At The Deal’s 2009 PE Outlook Conference in New York, a panel of PE players were asked when they think confidence will return to the market. Their answers ranged from to optimistic to just plain depressing. Here ya go:
Martin Mannion, Summit Partners: The time is now. With discipline, we are seeing the confidence to do deals now.
Jonathan Colby, Carlyle Group: It will probably be the second half of next year before we see any real activity.
Nicole Arnaboldi, DLJ Merchant Banking Partners: It’ll be a multi-year crawl back that will start in the middle market.
Bruce Bowden, Head of M&A, Nokia: The end of this year will be a disaster, and for anything to start looking up, we’re going to need a sign. It could be late into next year.
The “second half of next year” sentiment was certainly reminiscent of something I’d heard before, say, at outlook conferences at the end of last year! Let’s hope this time they’re right. The panelists also had thoughts on the Obama administration’s role in confidence-building, bailouts, HSR, and the Big Three.
Arnaboldi said the government will need to be clearer about its plans for companies receiving bailout money. “You can’t buy a company that would compete with a government supported bank,” if you don’t know the plan and direction it’s taking, she said. However, she said she thinks even the new administration will be relatively hands-off with the bailed-out banks’ operations. Except in the case of highly sensitive, high profile things like events and bonuses.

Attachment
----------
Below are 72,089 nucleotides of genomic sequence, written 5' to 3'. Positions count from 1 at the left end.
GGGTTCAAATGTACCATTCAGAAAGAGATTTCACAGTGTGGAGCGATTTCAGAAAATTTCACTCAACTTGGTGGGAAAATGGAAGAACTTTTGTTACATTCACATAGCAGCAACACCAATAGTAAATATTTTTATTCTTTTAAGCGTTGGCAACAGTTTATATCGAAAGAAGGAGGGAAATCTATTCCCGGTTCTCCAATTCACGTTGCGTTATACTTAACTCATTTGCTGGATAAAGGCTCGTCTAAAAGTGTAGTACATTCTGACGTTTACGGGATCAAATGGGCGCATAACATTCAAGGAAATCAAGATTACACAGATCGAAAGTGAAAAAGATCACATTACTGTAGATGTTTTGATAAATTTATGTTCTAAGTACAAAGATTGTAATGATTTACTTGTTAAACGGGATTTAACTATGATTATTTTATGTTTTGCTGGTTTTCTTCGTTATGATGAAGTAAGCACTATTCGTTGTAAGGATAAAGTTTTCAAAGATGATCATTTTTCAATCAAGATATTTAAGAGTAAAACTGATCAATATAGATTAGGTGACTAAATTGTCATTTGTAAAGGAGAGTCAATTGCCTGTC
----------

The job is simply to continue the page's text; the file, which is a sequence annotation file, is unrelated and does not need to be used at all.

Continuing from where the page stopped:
Colby said it’d make no sense for the government to isolate its bail-out efforts to the financial services industry. “Why just bail out Wall Street?” he said, when other industries are suffering as well. He added that this bailout will put Wall Street under a giant microscope by the new Congress.
Mannion of Summit Partners echoed that sentiment: “It’s easy to say, ‘Let the Big Three go under,’ but that move would lead to a 1% job loss.” He said the auto industry could benefit from the private industry strategy to improve its long-term prospects, along with the government funding, which would help in the short term.